Since Simons’ arrival in 2008, grant funding for cardiovascular research at Yale has nearly tripled, increasing from about $8.5 million to about $24 million in 2012. This amount includes a five-year $6 million grant from the Paris-based Fondation Leducq under the auspices of its Transatlantic Networks of Excellence in Cardiovascular and Neurovascular Research program, awarded in 2010. The School of Medicine, at which the Leducq grant is supporting YCVRC research on the link between arteriogenesis and metabolism, is one of just six research institutions taking part in this international project, which is built around frequent and close communication.
But it’s not simply funding that has enticed leading cardiovascular researchers to set up shop at the School of Medicine. Another crucial factor is the “unique environment” of the YCVRC, Simons says, a collegial place where “everybody has a say. People help each other, and we have several fantastic interaction forums.” These include a weekly faculty gathering held in a purpose-built lunchroom in the center’s suite at 300 George Street (see photo). “If you’re there, you could be asked to talk off the cuff about what you do,” Simons explains. “All our joint funding has come out of this faculty lunch.”
Cardiovascular medicine is a scientific success story, as research has led to effective medications to manage cholesterol as well as angioplasty and stents, which allow doctors to widen narrow or blocked blood vessels. “But there has never been a medication that changes the nature of disease,” Simons says. “All the currently available treatments—and they’re very good—do not address the underlying biology of disease, and they basically palliate. The question is: how can you understand what’s going on?”
YCVRC members collaborate very closely with other groups at the medical school. One notable relationship is that between the YCVRC and the Vascular Biology and Therapeutics (VBT) Program. Formed in 2000, VBT was the medical school’s first interdepartmental research program explicitly focused on translating laboratory discoveries into practical treatments for disease. Now led by William C. Sessa, Ph.D., the Alfred Gilman Professor of Pharmacology, VBT’s diverse and collaborative design served as a model for the YCVRC, and functions as its “sister” program.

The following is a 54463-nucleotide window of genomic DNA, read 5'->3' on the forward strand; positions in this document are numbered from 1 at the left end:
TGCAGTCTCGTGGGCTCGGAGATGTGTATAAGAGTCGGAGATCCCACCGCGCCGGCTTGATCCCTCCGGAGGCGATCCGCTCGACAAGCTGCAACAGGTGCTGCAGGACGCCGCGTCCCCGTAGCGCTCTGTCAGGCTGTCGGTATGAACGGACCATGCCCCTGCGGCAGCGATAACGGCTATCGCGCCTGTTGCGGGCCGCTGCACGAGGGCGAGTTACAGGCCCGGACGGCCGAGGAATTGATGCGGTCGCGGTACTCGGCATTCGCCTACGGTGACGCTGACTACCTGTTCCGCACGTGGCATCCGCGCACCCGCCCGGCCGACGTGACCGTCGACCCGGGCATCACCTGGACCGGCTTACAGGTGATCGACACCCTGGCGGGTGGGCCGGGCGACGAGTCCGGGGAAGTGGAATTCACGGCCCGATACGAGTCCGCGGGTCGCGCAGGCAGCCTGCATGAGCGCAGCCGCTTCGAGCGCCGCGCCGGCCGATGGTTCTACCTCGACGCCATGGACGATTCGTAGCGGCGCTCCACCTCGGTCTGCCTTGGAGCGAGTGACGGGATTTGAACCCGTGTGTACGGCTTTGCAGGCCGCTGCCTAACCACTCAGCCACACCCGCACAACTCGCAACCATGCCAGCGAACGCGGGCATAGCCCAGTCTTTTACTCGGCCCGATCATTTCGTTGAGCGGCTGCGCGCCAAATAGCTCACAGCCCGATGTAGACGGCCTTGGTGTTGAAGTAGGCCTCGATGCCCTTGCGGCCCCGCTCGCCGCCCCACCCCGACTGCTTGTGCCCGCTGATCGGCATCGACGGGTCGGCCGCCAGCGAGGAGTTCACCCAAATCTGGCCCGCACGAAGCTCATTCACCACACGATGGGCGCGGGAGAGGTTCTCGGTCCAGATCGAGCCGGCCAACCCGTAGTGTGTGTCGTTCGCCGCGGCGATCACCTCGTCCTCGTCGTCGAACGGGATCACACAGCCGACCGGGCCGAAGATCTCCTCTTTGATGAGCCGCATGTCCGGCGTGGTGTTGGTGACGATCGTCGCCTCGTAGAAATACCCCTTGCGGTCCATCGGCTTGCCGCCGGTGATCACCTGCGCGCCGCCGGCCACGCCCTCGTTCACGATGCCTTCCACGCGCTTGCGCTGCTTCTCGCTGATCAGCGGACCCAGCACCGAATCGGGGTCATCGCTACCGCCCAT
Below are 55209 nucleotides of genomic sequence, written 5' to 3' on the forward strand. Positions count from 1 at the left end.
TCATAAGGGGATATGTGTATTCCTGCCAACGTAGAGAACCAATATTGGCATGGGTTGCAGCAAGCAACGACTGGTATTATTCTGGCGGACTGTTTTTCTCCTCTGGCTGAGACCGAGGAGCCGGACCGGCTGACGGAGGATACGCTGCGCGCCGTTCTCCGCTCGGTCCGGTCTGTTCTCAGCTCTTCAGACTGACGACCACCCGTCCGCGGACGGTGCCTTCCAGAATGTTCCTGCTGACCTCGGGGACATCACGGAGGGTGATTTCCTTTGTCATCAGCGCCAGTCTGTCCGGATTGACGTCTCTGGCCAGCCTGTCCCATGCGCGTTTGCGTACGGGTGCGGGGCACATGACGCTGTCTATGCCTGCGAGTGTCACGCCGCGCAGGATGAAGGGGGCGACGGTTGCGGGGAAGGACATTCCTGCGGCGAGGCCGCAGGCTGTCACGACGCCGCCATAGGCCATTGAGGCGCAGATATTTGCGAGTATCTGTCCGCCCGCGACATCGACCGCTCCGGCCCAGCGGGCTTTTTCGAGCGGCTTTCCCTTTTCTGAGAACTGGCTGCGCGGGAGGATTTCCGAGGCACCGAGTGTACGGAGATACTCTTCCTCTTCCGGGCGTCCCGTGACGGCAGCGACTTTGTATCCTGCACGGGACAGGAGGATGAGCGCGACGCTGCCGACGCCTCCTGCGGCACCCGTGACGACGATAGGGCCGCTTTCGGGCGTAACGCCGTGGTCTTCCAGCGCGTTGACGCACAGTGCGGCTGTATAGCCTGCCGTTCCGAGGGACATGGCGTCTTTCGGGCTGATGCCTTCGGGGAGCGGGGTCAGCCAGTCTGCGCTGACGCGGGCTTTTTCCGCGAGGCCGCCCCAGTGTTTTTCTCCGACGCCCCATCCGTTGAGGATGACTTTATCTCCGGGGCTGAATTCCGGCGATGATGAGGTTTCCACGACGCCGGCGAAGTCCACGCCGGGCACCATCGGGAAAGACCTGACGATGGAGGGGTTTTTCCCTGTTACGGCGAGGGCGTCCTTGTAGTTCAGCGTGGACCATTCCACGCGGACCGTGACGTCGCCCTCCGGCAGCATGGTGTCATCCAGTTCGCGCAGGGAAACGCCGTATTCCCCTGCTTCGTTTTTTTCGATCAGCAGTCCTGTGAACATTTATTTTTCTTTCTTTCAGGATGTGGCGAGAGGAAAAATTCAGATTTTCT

VBT members meet with YCVRC scientists in regular joint lab meetings. A leading researcher on blood vessel function and vascular disease, Sessa is one of the new PPG’s seven investigators. The others are Tirziu; Simons; Schwartz; Themis Kyriakides, Ph.D., associate professor of pathology and of biomedical engineering; Laura E. Niklason, M.D., Ph.D., professor of anesthesiology and of biomedical engineering, a pioneer in tissue engineering; and Albert J. Sinusas, M.D., professor of medicine and of diagnostic radiology, a YCVRC member and an expert in advanced cardiovascular and molecular imaging. All seven scientists are members of VBT.
“We see VBT and the YCVRC as a single program, because people interact so effectively—at seminars and retreats, and at joint lab meetings,” Sessa says. “There are common research interests, and everyone is secure enough with their own work to champion collaborative interactions. Michael Simons’ recruitment gave us a partner in cardiology to synergize with.”
Other budding YCVRC collaborations involve the Departments of Neurology, Ophthalmology, and Psychiatry. Each month, YCVRC scientists convene with colleagues from the Department of Neurology at a neurovascular meeting to explore the implications of vascular research in the brain. For instance, Jaime Grutzendler, M.D., associate professor of neurology and of neurobiology, studies the brain’s microvasculature